Some factors affecting the establishment and growth of bud grafts of roses : a thesis presented in partial fulfilment of the requirements for the degree of Master of Science in Botany at Massey University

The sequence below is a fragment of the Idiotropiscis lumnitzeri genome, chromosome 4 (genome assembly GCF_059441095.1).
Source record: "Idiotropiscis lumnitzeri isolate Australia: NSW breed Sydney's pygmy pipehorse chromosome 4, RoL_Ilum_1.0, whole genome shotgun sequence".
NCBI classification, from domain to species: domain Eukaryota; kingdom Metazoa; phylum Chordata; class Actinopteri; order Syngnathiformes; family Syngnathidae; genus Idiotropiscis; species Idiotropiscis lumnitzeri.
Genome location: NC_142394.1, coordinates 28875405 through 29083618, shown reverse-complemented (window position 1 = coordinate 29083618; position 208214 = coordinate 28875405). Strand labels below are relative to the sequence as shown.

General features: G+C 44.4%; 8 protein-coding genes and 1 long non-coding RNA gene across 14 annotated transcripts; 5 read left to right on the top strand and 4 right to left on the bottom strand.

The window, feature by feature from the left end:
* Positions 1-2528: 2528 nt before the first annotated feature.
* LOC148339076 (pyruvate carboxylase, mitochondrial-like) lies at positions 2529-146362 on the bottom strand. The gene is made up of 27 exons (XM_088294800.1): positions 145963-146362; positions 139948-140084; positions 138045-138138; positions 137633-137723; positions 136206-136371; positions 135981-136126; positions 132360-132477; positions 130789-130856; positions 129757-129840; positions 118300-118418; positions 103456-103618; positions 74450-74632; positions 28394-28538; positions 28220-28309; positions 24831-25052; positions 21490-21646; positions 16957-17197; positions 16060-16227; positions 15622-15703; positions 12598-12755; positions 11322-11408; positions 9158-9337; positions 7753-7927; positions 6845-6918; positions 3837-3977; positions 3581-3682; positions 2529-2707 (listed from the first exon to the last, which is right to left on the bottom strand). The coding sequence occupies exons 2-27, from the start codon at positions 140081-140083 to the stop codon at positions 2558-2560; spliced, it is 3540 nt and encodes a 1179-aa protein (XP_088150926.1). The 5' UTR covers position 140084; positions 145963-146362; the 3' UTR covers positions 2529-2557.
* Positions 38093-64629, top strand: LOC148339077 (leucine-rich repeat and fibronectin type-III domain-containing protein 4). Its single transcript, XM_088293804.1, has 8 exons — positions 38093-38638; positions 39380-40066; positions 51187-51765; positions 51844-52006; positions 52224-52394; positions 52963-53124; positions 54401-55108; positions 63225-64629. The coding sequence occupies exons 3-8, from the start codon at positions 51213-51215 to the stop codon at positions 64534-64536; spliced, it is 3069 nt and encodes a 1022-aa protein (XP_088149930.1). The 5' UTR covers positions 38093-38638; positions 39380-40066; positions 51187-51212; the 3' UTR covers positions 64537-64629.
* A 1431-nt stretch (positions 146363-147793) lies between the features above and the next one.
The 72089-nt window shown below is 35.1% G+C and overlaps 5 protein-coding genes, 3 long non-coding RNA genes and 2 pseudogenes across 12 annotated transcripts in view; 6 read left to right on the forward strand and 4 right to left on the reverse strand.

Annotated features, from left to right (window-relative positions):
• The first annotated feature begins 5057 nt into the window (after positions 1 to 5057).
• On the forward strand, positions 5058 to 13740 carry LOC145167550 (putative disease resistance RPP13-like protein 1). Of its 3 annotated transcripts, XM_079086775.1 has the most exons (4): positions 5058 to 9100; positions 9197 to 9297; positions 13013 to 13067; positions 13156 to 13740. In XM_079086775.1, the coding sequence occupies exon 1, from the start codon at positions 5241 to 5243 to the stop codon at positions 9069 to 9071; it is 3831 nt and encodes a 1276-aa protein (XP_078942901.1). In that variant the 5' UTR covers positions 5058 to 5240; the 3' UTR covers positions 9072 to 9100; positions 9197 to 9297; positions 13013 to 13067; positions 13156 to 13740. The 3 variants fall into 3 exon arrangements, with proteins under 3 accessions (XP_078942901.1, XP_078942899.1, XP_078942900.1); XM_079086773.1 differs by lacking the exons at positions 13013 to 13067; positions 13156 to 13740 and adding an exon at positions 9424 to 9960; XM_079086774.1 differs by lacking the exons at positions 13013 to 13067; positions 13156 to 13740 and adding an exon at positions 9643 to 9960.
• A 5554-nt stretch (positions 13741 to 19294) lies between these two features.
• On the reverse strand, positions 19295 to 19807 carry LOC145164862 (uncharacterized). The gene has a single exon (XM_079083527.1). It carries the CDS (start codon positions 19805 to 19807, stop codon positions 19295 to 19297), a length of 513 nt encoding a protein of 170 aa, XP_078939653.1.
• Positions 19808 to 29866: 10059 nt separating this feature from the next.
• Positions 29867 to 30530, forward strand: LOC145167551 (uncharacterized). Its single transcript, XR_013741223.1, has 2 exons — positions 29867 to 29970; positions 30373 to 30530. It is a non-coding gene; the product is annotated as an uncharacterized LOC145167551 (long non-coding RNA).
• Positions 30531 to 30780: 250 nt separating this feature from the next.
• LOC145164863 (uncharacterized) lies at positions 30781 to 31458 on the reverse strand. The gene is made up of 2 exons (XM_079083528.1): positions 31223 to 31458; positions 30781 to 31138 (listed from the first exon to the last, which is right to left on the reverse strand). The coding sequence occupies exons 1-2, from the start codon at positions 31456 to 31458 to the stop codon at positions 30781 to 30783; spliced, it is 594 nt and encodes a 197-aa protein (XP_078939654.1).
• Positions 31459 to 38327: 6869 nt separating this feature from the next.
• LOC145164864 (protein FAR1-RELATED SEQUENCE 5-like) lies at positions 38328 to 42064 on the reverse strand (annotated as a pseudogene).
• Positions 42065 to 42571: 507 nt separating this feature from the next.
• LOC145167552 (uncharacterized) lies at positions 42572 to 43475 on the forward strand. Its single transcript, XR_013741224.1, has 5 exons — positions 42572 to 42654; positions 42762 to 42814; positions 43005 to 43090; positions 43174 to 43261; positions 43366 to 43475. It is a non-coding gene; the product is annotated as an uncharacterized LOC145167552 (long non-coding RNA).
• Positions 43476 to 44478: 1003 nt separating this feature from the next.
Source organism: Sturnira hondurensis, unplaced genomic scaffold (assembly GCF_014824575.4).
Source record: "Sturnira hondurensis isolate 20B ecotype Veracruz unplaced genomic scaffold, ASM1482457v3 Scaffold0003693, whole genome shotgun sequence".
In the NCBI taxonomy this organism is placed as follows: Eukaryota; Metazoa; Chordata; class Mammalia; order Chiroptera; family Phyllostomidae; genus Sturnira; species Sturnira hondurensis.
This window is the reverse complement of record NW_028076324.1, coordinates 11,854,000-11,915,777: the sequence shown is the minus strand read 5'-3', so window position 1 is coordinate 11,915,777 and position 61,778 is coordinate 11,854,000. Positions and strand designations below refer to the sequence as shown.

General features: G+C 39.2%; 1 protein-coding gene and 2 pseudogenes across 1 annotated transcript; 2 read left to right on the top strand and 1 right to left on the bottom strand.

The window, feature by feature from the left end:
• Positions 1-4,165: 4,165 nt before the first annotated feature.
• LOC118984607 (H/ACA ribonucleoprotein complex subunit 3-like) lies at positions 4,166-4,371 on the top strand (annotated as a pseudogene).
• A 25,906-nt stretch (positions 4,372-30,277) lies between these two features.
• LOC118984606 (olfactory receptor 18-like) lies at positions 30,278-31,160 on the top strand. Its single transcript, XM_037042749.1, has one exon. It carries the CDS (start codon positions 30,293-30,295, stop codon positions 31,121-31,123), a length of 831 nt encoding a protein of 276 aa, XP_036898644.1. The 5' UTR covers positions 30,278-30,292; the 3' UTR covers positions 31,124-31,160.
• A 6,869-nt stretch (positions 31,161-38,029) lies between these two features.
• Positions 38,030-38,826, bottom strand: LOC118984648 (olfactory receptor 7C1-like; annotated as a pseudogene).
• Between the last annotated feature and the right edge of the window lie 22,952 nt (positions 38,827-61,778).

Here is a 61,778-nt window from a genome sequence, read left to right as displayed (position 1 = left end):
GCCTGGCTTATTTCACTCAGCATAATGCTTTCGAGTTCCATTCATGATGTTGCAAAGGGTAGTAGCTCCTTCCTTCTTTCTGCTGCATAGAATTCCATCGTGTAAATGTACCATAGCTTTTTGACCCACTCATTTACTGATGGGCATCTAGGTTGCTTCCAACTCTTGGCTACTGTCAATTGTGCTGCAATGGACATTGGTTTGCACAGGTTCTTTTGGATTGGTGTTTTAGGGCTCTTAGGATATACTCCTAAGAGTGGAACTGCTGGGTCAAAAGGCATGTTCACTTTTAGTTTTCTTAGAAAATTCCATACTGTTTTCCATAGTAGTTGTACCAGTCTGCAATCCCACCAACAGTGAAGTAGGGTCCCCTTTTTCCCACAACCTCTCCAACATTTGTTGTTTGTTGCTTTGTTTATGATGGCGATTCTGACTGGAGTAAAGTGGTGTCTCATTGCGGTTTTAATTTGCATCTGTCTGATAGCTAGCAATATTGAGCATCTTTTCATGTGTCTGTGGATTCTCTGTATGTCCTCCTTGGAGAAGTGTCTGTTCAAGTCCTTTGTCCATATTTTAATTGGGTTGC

A brief review of abnormal growth of rose scion buds and the high proportion of buds which fail to produce normal growth in the production of rose plants by bud-grafting in New Zealand, introduces the subject. The history of investigations, prior to 1968, into this problem is outlined. A description of normal growth patterns of shoots on roses, of axillary buds and of production methods in New Zealand is followed by a detailed description of the abnormal teratomatous growth, known as proliferation, which is characteristic of a proportion of affected buds. The proposal is put forward that this condition is caused by infection with an organism that initiates galling similar in appearance to crown gall and that subsequent symptoms develop consequent to such a tumorous transformation but not necessarily due to the continued presence of the causal organism. In this study no causal organism was successfully isolated. The claims of a number of possible other causal agents are examined including development of the graft union, chemical factors, non-transforming bacteria, mites, fungi and viruses. Reasons are advanced why none of these provide a satisfactory explanation in agreement with experimental and observational evidence. This evidence is discussed in relation to the etiology and development of the disease syndrome. The evidence presented is strongly in support of a tumorous transformation, initiated by a soil-borne pathogen, occurring at the proximal end of the original stock cutting at the time of its insertion in the ground. Root initiation may be restricted by the position of the gall and the first shoot growth at the top of the stock may show slight symptoms. The infected plant is predisposed to show subsequent symptoms but these are dependent on subsequent operations and the time and conditions when they are carried out. These symptoms are the development of excessive callus at the point of excision of the stock top and at the incision of the bud-graft, the production of teratomatous shoots, known as proliferation, by the scion bud or failure of the scion bud to grow despite a successful graft union. These symptoms may be reduced or prevented by successful normal growth of the scion. A comparison of the etiology and development of the syndrome of proliferation disease is made with the classical characteristics of the crown gall syndrome. Recent research publications on crown gall are reviewed to establish that recent findings are not contrary to the proposal that rose proliferation disease is caused in a manner directly analagous to crown gall. It is proposed that the evidence supports the assumption that a particular strain of Agrobacterium tumefaciens or some bacterium closely related to it is the etiological agent causing rose proliferation disease.